In 1942, Jewish refugee Max Faerber opened Paragon Book Gallery in Shanghai. Faerber had worked for a newspaper in Vienna before he fled the Nazis for the brighter shores of Shanghai. During his first few years in China, Faerber put his newspaper skills to use and managed a German Jewish newspaper, one of many publications produced in the refugee communities in Shanghai. But when the Japanese occupied the whole of Shanghai in December 1941, Max looked for another profession. He turned to bookselling.

In 1935, Ruth Day paid a six-week visit to her mother and step-father who were at that time living in Shanghai. When she returned, she published a short book on the trip. The book had a run of just 200 copies and seems to have quickly disappeared—but at least one copy found its way to the New York Public Library, where it was found by then PhD candidate Andrew Field, who contributed an introduction to its republication.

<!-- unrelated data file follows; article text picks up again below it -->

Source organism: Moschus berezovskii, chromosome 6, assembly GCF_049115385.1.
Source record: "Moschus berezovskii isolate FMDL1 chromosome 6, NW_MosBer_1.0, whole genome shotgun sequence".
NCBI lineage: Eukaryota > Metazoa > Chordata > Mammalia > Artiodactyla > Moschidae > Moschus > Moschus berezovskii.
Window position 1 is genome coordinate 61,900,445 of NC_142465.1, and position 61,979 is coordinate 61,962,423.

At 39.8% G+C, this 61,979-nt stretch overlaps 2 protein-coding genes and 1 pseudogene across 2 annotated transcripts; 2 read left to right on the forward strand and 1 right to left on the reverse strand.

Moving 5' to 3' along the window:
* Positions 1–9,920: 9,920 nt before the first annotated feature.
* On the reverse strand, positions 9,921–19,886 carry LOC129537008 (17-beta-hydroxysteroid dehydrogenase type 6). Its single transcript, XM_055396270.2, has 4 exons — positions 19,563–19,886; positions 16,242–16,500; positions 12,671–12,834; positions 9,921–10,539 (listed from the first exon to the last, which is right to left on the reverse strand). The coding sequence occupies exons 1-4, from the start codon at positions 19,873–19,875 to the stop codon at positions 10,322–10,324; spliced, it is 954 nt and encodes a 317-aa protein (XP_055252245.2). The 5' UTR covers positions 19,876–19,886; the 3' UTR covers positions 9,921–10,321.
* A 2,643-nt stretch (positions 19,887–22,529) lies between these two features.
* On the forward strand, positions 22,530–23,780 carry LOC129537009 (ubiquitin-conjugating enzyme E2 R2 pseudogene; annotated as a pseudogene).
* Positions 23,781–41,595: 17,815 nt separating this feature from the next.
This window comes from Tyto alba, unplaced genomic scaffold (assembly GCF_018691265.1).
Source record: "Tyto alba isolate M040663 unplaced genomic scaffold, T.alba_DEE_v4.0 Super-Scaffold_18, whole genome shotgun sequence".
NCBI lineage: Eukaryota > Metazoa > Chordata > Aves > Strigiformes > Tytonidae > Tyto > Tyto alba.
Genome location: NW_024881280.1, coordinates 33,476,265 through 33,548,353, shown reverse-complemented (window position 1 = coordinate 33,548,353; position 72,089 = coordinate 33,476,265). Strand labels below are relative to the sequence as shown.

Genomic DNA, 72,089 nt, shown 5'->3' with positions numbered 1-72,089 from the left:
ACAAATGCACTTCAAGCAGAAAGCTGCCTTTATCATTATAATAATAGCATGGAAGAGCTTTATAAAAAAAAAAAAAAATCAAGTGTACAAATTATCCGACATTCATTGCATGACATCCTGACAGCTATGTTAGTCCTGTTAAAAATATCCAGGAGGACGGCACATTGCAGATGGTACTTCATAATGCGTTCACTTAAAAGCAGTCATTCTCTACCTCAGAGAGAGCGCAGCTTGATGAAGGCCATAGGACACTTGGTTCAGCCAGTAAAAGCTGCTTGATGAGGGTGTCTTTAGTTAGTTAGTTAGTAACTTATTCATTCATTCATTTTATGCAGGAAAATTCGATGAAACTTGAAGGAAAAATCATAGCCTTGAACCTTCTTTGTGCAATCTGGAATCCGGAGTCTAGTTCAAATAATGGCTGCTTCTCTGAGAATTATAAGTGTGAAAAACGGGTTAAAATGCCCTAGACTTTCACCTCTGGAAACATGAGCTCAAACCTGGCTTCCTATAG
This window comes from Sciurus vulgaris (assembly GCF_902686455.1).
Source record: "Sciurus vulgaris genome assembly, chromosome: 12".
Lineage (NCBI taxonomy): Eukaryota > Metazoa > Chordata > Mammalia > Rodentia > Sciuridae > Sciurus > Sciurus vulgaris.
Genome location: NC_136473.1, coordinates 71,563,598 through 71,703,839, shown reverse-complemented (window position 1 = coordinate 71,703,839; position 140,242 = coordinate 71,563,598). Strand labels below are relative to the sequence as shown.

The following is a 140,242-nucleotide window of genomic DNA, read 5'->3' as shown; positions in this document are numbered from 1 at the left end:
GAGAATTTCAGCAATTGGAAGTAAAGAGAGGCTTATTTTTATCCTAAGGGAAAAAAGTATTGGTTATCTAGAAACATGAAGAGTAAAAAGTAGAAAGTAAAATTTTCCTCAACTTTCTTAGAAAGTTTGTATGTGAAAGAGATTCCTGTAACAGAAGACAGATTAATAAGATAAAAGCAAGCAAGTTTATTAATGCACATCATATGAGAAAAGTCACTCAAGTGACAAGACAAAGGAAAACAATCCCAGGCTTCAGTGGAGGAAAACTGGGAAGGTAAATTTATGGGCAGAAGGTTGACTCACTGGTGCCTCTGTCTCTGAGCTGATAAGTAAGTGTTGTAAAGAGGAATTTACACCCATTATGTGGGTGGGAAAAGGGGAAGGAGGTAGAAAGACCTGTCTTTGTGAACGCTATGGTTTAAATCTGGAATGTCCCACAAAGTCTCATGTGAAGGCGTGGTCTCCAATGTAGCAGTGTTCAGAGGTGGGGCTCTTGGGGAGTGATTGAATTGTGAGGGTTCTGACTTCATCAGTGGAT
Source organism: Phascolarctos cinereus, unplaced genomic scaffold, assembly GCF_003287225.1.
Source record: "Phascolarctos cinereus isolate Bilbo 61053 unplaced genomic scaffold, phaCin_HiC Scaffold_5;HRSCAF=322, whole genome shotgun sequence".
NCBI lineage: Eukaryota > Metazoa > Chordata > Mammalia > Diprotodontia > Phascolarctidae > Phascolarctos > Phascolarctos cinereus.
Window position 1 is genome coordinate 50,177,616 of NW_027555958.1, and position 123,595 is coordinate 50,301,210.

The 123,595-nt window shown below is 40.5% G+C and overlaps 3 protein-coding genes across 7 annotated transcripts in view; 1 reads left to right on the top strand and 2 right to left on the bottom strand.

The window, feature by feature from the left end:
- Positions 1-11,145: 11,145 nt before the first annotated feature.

Toward the end of his life, Algernon Blackwood famously reminisced that “I used to tell strange, wild, improbable tales…” The tale of the friendship between Lu Xun and Uchiyama Kanzō would have met Blackwood’s standard—a look at Shanghai during those times, now nearly 100 years ago, suggests why.

Despite the growing tensions between China and the West, one East-West relationship has endured with a continuing mutual fascination: that of Jews and Chinese, one increasingly reflected in literature and film. In particular, the story of the Shanghai Jewish refugees has enjoyed a resurgence over the past decade; Kirsty Manning’s novel, The Song of the Jade Lily, is one of the latest examples.

If there is a place and time in China that appeals to English readers more others, it’s pre-1949 Shanghai. The Paris of the East, Queen of the Orient, and the City that Never Sleeps are just a few of its monikers from the 1920s until late 1940s. Because 70 to 80 years has passed since then, fewer and fewer people are around to share stories from that era.